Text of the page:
Timberlake, who joins "Bride Wars" actress Anne Hathaway as the 2010 roastee, says he was honored to snag the prestigious Hasty Pudding award. "This is cooler than any Grammy or Emmy that I've ever won," he adds.

Renee Zellweger and James Franco were honored last year. Christopher Walken and Charlize Theron were tapped as the Hasty Pudding Theatricals’ Man and Woman of the Year in 2008.

Click here for photos from Anne Hathaway's Harvard visit on Thursday, Jan. 28.--Copyrighted hotos for Loaded Gun Boston by Ryan Miner, Beantown Photo

Friday, February 05, 2010

'Survivor' beauty hosts TV viewing party in Saugus

Danielle DiLorenzo, a Lynnfield native who schemed her way to the finale of "Survivor: Exile Island" in Panama to lose in a 5-2 vote to Aras Baskauskas for the $1 million prize, is slotted to host a viewing party starting at 7 p.m. Thursday, Feb. 11 at Za Za Restaurant & Nitery, located at 114 Broadway Street in Saugus.

DiLorenzo, who attended Northeastern University and earned a degree in business with a concentration in both finance and marketing and a minor in theater, returns to the CBS competition reality show "Survivor: Heroes vs. Villains" where she competed on the South Pacific island of Samoa.

Don't remember her? You're not alone. The "Survivor" runner-up flew under the radar and spent many days as an outcast with her personality and game play fueling her tribe to banish her to the game's first Exile Island.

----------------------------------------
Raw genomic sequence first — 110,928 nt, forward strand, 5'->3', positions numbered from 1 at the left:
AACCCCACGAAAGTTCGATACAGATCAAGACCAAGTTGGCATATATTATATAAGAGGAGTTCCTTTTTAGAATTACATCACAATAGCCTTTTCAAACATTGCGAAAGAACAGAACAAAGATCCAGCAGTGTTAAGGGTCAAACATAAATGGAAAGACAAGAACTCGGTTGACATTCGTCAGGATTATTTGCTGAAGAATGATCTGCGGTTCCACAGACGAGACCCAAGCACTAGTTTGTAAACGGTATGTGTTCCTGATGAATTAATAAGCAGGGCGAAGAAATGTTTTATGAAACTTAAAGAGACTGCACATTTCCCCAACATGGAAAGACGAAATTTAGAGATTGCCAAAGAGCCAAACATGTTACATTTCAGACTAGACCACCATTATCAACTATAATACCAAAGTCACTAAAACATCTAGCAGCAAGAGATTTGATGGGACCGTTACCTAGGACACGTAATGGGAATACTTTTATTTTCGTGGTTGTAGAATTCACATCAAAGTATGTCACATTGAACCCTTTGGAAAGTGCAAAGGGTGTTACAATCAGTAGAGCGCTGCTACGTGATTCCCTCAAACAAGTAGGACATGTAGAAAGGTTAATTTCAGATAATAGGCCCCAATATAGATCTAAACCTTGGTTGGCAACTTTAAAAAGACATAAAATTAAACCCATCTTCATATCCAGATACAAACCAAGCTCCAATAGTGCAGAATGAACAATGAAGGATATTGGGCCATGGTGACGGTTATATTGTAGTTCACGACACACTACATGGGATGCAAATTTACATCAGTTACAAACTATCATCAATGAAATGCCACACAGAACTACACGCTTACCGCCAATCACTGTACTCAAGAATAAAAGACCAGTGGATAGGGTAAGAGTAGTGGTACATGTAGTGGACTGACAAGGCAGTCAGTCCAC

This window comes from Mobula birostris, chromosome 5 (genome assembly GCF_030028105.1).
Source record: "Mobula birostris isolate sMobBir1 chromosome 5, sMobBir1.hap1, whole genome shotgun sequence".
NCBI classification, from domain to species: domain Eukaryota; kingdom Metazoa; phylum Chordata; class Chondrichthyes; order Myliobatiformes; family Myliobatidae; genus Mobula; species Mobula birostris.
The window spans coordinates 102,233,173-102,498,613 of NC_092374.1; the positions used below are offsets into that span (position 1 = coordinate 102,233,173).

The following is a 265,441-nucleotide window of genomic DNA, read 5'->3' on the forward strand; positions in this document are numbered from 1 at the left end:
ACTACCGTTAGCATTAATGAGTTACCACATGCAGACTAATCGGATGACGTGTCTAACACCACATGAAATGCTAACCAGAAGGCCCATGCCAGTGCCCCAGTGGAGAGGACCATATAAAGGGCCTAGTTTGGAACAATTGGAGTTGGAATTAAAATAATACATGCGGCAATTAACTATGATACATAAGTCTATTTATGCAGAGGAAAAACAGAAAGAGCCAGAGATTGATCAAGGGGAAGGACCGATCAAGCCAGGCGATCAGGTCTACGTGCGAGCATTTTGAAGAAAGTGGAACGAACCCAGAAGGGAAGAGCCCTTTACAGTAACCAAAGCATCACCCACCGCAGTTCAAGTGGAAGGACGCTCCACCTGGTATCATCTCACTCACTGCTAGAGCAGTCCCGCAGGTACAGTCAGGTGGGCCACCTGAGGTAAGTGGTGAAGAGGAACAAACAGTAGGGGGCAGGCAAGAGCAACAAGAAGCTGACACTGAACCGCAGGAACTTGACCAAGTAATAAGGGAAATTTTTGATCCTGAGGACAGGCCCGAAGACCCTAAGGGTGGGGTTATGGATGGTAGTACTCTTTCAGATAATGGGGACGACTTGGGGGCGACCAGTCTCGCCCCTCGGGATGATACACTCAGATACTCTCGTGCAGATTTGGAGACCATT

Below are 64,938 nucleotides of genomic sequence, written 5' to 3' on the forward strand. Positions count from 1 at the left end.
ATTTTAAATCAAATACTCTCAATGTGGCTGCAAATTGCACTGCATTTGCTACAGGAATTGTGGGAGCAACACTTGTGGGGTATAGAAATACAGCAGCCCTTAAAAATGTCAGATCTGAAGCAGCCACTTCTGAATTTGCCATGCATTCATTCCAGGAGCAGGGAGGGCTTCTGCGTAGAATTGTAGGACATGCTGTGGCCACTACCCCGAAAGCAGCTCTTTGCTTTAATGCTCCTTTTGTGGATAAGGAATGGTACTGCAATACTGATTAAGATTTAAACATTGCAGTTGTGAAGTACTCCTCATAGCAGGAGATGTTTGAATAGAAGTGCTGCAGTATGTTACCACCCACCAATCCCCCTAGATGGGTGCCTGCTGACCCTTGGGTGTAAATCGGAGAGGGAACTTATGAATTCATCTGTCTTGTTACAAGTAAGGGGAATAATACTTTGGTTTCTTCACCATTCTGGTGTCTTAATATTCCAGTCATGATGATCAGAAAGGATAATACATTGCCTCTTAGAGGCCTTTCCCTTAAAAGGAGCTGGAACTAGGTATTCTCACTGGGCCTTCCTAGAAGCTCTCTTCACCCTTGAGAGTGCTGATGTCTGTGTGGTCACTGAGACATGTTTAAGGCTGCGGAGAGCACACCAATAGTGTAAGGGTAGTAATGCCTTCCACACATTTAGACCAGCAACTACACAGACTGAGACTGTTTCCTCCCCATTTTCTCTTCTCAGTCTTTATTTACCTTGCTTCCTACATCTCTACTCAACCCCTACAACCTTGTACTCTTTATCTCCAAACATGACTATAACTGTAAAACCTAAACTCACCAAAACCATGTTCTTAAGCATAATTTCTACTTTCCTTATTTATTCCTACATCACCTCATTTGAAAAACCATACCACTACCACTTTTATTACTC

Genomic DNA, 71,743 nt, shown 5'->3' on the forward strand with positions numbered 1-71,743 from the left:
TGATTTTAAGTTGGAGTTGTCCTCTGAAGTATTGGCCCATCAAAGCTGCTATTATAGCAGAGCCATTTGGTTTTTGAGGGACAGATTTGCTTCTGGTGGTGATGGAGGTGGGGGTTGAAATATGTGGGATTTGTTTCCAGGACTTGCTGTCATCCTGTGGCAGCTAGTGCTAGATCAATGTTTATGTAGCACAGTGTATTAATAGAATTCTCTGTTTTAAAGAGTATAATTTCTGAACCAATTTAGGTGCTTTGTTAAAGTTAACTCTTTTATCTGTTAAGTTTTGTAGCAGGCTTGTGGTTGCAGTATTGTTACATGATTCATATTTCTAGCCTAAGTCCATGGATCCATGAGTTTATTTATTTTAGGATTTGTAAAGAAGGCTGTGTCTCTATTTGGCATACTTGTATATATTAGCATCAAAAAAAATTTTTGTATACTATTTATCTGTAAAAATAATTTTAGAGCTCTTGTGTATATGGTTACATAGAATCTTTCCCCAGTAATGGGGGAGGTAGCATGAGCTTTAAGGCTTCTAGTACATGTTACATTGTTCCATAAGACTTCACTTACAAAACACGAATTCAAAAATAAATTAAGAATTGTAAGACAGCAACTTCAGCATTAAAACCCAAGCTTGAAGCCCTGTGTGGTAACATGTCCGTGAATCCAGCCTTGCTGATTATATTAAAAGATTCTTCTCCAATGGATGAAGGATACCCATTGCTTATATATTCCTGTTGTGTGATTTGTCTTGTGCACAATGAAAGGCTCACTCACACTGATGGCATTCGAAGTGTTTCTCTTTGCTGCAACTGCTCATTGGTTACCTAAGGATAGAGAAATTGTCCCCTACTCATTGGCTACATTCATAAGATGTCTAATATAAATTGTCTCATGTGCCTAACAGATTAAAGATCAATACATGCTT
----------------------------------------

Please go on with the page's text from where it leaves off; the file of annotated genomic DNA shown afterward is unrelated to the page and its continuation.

She joins Rob Mariano, also known as Boston Rob, in the 20th season of the Emmy-award winning TV show. No surprise here, but DiLorenzo and Mariano are on the "villains" team.

After leaving Boston, DiLorenzo moved to Florida to work as a medical sales representative where she made the cast of the popular CBS show. Following her first-time stint on "Survivor," DiLorenzo returned to the states and continued her acting in Los Angeles.

At the viewing bash on Thursday, Feb. 11, Za Za will serve up complimentary hors d'oeuvres and cocktail specials. The hot spot will air the "Survivor: Heroes vs. Villains" episode beginning at 8 p.m. on eight of their flat screen, high-def TVs.

Click here for details.

Tuesday, February 02, 2010

Holliston native Adam Green directs 'Frozen' flick

Adam Green, a Holliston native and director of the thriller "Frozen" hitting Boston-area theaters on Friday, Feb. 5, says his indie flick following three snowboarders stranded on a chairlift and forced to make life-and-death decisions was inspired by childhood treks to local ski slopes.